“A lot of organizations will have initiatives that are aimed at getting more women in senior positions but they are not very intersectional. They do not recognise the additional challenges faced by Black women. For example, women are often told to be more assertive, but if you’re a Black woman by doing that you’re labeled as aggressive or intimidating. So it’s about recognising that.”
The Solaris Leadership Development Programme, established by Yetunde Hofmann, a portfolio non-executive director and speaker, seeks to do this. For Hofmann, the Solaris Leadership Development Programme is necessary.
“I wanted to design a programme that built on the talent and intellect Black women already have, to enable them to swap perspectives, transfer ideas on topics that are relevant for today and tomorrow’s business world, whilst enabling them to establish lifelong friendships and support which in turn will have them to be best placed to give back to other Black women and those in the earlier stages of their careers.”
Senior leaders should also be active in their approach to support and uplift Black women in the workplace, and it should come from a genuine place, as opposed to a tick-box activity which could result in tokenism.
According to research conducted by Business in the Community, 31% of Black employees want a sponsor, compared to 12% of white employees. Therefore leaders should actively sponsor their Black talent. Hayley reminds us that sponsorship is absolutely essential to enter the top of organisations. “Because of barriers faced by Black people, the extra support is needed, however, if you don’t have Black women leaders, you’re less likely to have a Black woman as a sponsor.”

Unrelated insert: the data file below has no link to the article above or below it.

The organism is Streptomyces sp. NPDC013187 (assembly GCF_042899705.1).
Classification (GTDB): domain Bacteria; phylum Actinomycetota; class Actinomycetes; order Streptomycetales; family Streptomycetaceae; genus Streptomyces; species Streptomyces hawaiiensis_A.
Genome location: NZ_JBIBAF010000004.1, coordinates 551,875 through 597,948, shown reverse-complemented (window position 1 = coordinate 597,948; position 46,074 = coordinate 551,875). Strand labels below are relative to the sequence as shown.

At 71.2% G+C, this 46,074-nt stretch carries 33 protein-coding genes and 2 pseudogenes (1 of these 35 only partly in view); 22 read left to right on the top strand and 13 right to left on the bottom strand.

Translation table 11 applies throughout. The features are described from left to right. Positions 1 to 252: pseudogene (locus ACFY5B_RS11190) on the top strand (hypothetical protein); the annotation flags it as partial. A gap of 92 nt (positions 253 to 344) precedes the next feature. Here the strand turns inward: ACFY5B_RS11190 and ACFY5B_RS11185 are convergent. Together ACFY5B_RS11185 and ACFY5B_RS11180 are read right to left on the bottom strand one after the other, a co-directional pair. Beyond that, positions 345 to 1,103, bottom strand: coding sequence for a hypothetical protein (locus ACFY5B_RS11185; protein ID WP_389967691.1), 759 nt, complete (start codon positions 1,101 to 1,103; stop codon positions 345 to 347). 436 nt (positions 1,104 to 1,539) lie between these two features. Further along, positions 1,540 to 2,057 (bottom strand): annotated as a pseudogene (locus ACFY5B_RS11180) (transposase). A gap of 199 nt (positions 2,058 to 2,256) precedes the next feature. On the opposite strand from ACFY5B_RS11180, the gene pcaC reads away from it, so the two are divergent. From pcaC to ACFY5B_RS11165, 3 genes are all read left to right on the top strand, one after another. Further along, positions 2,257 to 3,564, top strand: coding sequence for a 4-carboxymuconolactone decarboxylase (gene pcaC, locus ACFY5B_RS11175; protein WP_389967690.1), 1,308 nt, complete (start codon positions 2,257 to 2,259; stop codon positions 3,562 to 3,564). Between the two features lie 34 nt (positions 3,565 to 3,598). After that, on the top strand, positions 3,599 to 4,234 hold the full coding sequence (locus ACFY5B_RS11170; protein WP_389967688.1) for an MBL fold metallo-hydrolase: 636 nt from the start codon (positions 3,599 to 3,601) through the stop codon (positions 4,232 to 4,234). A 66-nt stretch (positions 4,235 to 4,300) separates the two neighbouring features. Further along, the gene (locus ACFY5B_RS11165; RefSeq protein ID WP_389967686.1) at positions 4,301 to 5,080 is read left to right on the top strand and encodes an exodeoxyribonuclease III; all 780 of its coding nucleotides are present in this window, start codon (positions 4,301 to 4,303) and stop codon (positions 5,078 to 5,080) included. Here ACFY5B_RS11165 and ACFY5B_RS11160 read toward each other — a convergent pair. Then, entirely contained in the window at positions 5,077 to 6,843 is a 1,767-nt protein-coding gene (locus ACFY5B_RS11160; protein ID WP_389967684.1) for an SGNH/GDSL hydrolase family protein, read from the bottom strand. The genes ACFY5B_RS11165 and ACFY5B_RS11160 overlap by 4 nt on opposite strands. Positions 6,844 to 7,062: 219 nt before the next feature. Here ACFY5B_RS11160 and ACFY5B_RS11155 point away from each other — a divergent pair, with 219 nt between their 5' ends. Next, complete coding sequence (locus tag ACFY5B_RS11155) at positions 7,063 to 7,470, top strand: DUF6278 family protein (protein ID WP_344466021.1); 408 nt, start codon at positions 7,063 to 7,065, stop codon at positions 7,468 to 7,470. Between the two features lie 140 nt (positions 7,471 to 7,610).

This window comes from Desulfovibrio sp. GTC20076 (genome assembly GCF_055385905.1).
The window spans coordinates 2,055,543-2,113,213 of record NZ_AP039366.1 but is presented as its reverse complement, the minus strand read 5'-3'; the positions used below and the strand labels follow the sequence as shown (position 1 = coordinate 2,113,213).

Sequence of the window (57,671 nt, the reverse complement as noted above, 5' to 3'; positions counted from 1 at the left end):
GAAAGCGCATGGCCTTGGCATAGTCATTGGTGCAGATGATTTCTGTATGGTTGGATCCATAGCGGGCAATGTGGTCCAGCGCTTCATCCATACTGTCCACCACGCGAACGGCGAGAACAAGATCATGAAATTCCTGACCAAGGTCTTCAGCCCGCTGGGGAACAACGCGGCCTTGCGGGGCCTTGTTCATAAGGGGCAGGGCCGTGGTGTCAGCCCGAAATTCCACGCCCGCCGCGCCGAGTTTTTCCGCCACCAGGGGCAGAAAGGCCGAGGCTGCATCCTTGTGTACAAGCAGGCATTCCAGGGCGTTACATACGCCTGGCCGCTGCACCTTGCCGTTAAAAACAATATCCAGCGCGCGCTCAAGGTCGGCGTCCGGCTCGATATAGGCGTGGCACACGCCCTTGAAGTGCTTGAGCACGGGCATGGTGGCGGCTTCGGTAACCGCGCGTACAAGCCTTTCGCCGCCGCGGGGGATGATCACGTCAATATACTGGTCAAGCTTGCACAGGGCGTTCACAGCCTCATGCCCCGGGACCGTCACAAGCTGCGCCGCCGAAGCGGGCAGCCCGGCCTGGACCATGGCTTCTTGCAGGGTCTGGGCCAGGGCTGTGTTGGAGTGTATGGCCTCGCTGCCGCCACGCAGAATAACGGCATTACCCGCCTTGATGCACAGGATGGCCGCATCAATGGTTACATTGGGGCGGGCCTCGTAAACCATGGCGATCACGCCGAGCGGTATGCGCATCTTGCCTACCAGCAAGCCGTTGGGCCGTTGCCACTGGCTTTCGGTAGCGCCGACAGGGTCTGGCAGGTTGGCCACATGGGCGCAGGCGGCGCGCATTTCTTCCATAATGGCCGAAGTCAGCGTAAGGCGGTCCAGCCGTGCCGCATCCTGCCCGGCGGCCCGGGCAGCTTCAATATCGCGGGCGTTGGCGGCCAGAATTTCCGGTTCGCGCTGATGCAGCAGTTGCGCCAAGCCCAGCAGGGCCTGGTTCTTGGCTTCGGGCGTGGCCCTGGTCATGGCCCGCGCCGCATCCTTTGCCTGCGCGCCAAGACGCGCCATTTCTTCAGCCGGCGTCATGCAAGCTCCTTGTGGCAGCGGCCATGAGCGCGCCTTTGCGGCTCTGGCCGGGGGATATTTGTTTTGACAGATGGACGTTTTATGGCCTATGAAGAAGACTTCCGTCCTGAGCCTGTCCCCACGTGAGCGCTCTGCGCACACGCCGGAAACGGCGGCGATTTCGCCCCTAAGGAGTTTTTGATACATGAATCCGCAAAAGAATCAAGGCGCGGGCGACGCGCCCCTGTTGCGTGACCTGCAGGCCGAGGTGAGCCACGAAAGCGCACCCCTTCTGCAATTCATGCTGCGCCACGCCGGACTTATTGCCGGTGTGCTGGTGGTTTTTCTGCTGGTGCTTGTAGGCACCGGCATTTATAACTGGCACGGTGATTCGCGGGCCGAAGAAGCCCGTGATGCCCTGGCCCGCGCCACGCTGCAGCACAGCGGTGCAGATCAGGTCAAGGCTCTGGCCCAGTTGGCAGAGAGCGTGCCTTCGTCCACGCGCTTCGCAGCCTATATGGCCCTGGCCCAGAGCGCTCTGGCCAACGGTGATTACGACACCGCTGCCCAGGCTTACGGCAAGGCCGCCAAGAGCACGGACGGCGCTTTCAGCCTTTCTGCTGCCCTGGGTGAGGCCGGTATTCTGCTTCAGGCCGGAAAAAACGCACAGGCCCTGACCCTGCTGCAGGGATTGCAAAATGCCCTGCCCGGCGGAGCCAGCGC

Mentoring is an alternative to having a sponsor, however, it does have less benefits than if you’re being sponsored by a decision maker. Nonetheless, mentoring can still provide that support network for Black women. Mentors can empower you and equip you to have the tools for dealing with those barriers.
I am grateful for the great working relationship I have with my line manager, but for Black women in the workplace, there is still a long way to go. For me, I want to see more Black women exceed and progress in their careers so that we can continue to smash the glass ceiling and create opportunities for each other in the hope that I too will, one day, secure that senior position in an organisation with confidence and ease.
Leona Awoyele is a freelance writer and panel facilitator, passionate about education, outreach and uplifting young people. She currently works in Learning and Development in the Civil Service.